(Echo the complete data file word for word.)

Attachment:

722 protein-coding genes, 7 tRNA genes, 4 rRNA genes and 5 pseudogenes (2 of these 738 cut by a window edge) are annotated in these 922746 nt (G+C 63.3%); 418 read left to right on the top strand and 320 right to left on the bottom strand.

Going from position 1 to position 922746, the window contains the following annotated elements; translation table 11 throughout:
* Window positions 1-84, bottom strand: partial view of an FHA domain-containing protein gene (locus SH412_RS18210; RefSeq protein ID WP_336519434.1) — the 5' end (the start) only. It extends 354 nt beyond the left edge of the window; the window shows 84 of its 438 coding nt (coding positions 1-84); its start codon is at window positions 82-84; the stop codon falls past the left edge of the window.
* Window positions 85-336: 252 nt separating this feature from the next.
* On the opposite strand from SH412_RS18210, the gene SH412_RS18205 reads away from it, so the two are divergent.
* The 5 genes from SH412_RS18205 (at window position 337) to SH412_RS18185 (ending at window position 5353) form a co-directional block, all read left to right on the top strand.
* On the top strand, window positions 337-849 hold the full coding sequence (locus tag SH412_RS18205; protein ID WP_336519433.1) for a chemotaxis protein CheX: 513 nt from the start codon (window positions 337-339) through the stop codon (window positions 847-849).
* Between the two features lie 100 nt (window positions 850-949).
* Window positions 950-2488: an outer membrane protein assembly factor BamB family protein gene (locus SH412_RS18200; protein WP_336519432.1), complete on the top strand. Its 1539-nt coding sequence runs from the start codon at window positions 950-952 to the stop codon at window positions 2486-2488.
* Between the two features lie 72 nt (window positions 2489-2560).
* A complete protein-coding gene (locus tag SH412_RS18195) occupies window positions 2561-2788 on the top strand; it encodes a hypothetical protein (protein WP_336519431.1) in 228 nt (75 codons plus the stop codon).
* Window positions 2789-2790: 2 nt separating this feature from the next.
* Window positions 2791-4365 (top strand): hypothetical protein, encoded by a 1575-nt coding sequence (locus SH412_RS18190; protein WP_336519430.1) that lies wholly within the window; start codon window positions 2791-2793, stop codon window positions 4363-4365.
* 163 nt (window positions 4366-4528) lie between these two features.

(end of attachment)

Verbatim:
722 protein-coding genes, 7 tRNA genes, 4 rRNA genes and 5 pseudogenes (2 of these 738 cut by a window edge) are annotated in these 922746 nt (G+C 63.3%); 418 read left to right on the top strand and 320 right to left on the bottom strand.

Going from position 1 to position 922746, the window contains the following annotated elements; translation table 11 throughout:
* Window positions 1-84, bottom strand: partial view of an FHA domain-containing protein gene (locus SH412_RS18210; RefSeq protein ID WP_336519434.1) — the 5' end (the start) only. It extends 354 nt beyond the left edge of the window; the window shows 84 of its 438 coding nt (coding positions 1-84); its start codon is at window positions 82-84; the stop codon falls past the left edge of the window.
* Window positions 85-336: 252 nt separating this feature from the next.
* On the opposite strand from SH412_RS18210, the gene SH412_RS18205 reads away from it, so the two are divergent.
* The 5 genes from SH412_RS18205 (at window position 337) to SH412_RS18185 (ending at window position 5353) form a co-directional block, all read left to right on the top strand.
* On the top strand, window positions 337-849 hold the full coding sequence (locus tag SH412_RS18205; protein ID WP_336519433.1) for a chemotaxis protein CheX: 513 nt from the start codon (window positions 337-339) through the stop codon (window positions 847-849).
* Between the two features lie 100 nt (window positions 850-949).
* Window positions 950-2488: an outer membrane protein assembly factor BamB family protein gene (locus SH412_RS18200; protein WP_336519432.1), complete on the top strand. Its 1539-nt coding sequence runs from the start codon at window positions 950-952 to the stop codon at window positions 2486-2488.
* Between the two features lie 72 nt (window positions 2489-2560).
* A complete protein-coding gene (locus tag SH412_RS18195) occupies window positions 2561-2788 on the top strand; it encodes a hypothetical protein (protein WP_336519431.1) in 228 nt (75 codons plus the stop codon).
* Window positions 2789-2790: 2 nt separating this feature from the next.
* Window positions 2791-4365 (top strand): hypothetical protein, encoded by a 1575-nt coding sequence (locus SH412_RS18190; protein WP_336519430.1) that lies wholly within the window; start codon window positions 2791-2793, stop codon window positions 4363-4365.
* 163 nt (window positions 4366-4528) lie between these two features.